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Official Review by Jason Bartel, Stadium Journey Regional Correspondent
If you’re looking for baseball at any time of year, chances are Camelback Ranch – Glendale will be able to provide you with your hardball needs. In March, both the L.A. Dodgers and Chicago White Sox call the facility home, and in the fall, the Arizona Fall League’s Glendale Desert Dogs moved in before the 2013 season.
Well, in the summer, two teams also call the vast area of Camelback Ranch home. Both the White Sox and Dodgers field Arizona League teams. The AZL White Sox play most of their games on their primary practice field, which is located just south of the main stadium.
The entire complex is the largest of all the baseball facilities in the Valley of the Sun, spanning 141 acres. The defining feature is the stocked pond and stream, which are located right next to the field that the AZL White Sox play their games.
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No concessions are sold on the grounds during AZL play. You can bring in your own food though.
The atmosphere at an AZL White Sox game is intimate, but not too intimate. The field that they play on has amphitheater style seating behind home plate, with concrete slabs that fans can use as seats, or you can sit on the grass close to the White Sox dugout, or you can bring your own chair, which is what most people do. The seating area has a canopy over it, so when the sun is still out in the early innings, you're protected. Most games start at 7 PM local, so there's not a lot of time you have to deal with the sun.
The White Sox sit along the third base line. There is some grassy area to sit, but you'll need to make sure you don't interfere with the various trainers and other staff members as they are driving around on carts throughout the night. The field also has a basic scoreboard in left field, which gives the line score, as well as the count.
Scouts and players that aren't playing sit behind home plate, so if you're interested, there are radar guns all over the place that you can spy on to see what the pitcher's velocity looks like. The back stop is chain link, so there's not exactly an unobstructed view of the field, but it's not like it's totally blocked out either. One thing that does stick out is the amount of foul territory on the field. That can't help some of the batting averages.
The complex itself is not located in a bustling neighborhood. On the way to the stadium along Camelback Road from the Loop 101 Fwy there are a couple of fast food restaurants, but not much else. There is an In-N-Out Burger on the east side of the 101 on Camelback, which is definitely a must for those out-of-town fans that don't usually get to enjoy it.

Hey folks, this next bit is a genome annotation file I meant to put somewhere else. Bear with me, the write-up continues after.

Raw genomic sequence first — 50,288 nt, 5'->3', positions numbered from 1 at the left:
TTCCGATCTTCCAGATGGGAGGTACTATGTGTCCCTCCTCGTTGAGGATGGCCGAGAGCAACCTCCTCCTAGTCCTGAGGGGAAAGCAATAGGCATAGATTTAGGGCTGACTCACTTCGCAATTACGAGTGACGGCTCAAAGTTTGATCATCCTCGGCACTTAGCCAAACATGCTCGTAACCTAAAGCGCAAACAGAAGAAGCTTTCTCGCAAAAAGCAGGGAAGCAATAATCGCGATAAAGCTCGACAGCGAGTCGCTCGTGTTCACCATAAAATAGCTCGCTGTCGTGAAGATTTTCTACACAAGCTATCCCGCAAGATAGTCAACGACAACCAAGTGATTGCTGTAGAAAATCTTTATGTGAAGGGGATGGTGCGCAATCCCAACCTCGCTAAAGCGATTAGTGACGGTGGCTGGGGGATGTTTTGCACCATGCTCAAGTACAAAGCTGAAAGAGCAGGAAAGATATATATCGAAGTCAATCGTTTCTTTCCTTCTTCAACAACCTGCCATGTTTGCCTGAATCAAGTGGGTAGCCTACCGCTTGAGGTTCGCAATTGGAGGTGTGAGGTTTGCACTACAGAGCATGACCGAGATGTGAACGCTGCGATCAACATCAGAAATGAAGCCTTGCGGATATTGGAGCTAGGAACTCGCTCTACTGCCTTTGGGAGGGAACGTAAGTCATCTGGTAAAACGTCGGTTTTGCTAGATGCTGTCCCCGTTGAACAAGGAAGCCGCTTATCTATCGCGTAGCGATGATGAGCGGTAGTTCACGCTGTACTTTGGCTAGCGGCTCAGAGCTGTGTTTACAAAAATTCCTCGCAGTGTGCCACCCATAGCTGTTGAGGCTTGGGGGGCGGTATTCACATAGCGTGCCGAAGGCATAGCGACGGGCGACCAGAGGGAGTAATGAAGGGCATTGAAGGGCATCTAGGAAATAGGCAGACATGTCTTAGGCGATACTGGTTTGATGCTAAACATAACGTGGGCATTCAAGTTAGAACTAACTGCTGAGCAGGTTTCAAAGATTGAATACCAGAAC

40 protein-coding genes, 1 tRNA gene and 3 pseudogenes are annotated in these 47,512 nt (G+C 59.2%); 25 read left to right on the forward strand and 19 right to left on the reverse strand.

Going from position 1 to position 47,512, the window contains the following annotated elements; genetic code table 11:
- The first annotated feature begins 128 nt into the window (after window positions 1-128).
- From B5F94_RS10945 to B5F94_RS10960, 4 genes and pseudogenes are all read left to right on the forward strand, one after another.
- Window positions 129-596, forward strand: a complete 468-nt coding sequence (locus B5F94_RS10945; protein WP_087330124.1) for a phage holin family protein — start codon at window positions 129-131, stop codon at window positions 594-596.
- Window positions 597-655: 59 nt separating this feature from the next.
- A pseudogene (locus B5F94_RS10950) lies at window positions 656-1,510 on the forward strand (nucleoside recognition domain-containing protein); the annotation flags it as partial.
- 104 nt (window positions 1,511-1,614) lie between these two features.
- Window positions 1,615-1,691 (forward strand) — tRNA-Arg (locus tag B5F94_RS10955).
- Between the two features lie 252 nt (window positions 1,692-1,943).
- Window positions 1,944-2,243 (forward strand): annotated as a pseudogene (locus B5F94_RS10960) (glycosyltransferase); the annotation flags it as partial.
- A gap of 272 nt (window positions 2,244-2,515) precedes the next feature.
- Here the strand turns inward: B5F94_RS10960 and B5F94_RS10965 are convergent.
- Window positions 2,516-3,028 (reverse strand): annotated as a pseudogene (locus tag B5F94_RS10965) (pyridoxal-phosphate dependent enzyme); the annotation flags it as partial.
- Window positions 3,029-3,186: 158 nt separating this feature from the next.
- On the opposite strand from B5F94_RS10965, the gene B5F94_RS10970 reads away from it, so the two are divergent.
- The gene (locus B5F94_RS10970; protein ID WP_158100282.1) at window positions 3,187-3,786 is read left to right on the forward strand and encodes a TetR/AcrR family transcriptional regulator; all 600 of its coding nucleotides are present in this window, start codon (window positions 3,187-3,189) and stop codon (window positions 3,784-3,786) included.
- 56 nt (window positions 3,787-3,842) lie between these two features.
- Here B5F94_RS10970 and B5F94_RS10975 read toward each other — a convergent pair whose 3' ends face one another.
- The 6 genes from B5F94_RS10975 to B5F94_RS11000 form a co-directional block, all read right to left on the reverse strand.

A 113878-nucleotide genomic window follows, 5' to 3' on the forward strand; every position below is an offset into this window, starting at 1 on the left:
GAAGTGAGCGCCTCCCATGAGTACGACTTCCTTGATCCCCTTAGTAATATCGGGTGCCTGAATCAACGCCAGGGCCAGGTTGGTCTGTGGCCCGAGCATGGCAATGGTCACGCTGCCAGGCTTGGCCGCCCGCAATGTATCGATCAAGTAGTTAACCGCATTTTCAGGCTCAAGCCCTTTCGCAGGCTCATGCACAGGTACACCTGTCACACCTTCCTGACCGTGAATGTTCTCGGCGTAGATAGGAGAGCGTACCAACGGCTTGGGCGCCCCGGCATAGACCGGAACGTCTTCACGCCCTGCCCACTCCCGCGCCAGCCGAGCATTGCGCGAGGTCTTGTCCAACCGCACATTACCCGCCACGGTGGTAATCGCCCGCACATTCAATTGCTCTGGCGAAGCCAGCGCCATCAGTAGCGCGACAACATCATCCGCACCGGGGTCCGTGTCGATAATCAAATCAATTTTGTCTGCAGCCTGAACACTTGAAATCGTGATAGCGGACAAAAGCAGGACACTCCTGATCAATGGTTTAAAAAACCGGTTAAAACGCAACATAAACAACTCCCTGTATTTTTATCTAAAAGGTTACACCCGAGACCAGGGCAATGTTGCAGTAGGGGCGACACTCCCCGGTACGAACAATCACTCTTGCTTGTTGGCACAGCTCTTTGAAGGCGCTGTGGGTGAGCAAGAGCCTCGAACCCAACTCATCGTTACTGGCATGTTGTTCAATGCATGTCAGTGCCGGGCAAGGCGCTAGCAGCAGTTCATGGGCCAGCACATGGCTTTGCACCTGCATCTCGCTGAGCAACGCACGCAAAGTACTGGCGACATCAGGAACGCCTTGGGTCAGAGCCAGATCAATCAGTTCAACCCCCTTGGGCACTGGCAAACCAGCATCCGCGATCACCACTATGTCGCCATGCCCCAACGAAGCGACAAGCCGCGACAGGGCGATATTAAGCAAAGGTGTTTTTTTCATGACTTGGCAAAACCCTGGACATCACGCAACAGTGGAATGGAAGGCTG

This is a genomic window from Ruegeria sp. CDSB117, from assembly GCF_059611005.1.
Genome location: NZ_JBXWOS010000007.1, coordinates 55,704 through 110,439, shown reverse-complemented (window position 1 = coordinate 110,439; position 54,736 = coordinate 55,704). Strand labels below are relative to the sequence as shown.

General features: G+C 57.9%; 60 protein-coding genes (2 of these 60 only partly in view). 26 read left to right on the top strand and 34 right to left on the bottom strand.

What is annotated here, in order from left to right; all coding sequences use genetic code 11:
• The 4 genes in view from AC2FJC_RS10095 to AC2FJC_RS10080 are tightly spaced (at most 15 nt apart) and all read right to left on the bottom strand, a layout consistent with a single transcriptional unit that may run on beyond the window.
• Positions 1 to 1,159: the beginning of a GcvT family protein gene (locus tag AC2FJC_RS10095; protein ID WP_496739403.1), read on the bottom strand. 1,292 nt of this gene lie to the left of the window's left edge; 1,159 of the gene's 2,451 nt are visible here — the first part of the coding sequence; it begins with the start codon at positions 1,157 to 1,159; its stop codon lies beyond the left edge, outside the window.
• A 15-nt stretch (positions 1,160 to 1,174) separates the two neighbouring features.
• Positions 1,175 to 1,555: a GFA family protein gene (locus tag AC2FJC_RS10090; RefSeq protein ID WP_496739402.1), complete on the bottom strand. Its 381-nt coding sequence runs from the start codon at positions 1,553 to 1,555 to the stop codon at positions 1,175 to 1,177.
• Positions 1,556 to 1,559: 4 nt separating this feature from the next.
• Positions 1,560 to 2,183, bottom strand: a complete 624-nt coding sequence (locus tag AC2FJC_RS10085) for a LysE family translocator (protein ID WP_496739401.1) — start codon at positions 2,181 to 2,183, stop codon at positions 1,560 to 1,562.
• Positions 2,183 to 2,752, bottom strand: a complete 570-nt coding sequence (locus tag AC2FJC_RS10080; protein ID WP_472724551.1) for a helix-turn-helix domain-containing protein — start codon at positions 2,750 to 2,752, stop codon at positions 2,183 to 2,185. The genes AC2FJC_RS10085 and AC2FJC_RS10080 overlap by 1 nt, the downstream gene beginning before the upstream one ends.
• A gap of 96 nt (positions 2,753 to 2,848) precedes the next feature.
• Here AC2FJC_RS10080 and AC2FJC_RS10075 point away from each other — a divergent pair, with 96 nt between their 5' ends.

Located just a couple miles north on the Loop 101 is the main entertainment district in Glendale, the Westgate Entertainment District. This is probably where you'll want to grab dinner or happy hour before a night game. Any price range, any atmosphere, and any type of food: you'll find it all here.
The only White Sox fans I noticed at the game against the AZL DBacks were either wives or girlfriends of players, no actual White Sox fans. But the Diamondbacks have a little bit of a cult following that go to all of their games, and they had themselves a nice cheering section.
The facility is located on Camelback Road, about two miles west of the Loop 101 Agua Fria Freeway. You'll think you want to turn on 107th Ave, but you have to go to the light at Ball Park Blvd, which is just a little farther west than 107th.
You'll want to park in the first parking lot you can turn into, as that's where the White Sox facilities are. For some reason, a couple workers block off the road right before the parking lot entrance, so make sure not to run into their cars while driving through.
Parking is free, and there's tons of it. That's not an issue at all. The field is almost right next to the parking lot, just a short walk down the dirt path. The one bathroom is located along a small sidewalk that goes behind the team shop just a short walk past the field along the dirt path.
Everything is free. There's no extra frills everywhere like there is during Spring Training, but that's ok. AZL games are just the guts of the game for the people who attend, and that can be pretty entertaining just in itself.
The field is right next to the stream and lake, which if you need to go for a quick stroll during the game, it is the perfect place to do it with the little waterfalls providing a nice background noise.
Arizona League games are great in the simplicity in them, as long as you know what you're getting into before you go. No food, no bathrooms, no fancy giveaways. Just the game, and young players trying to make a name for themselves at the professional level.
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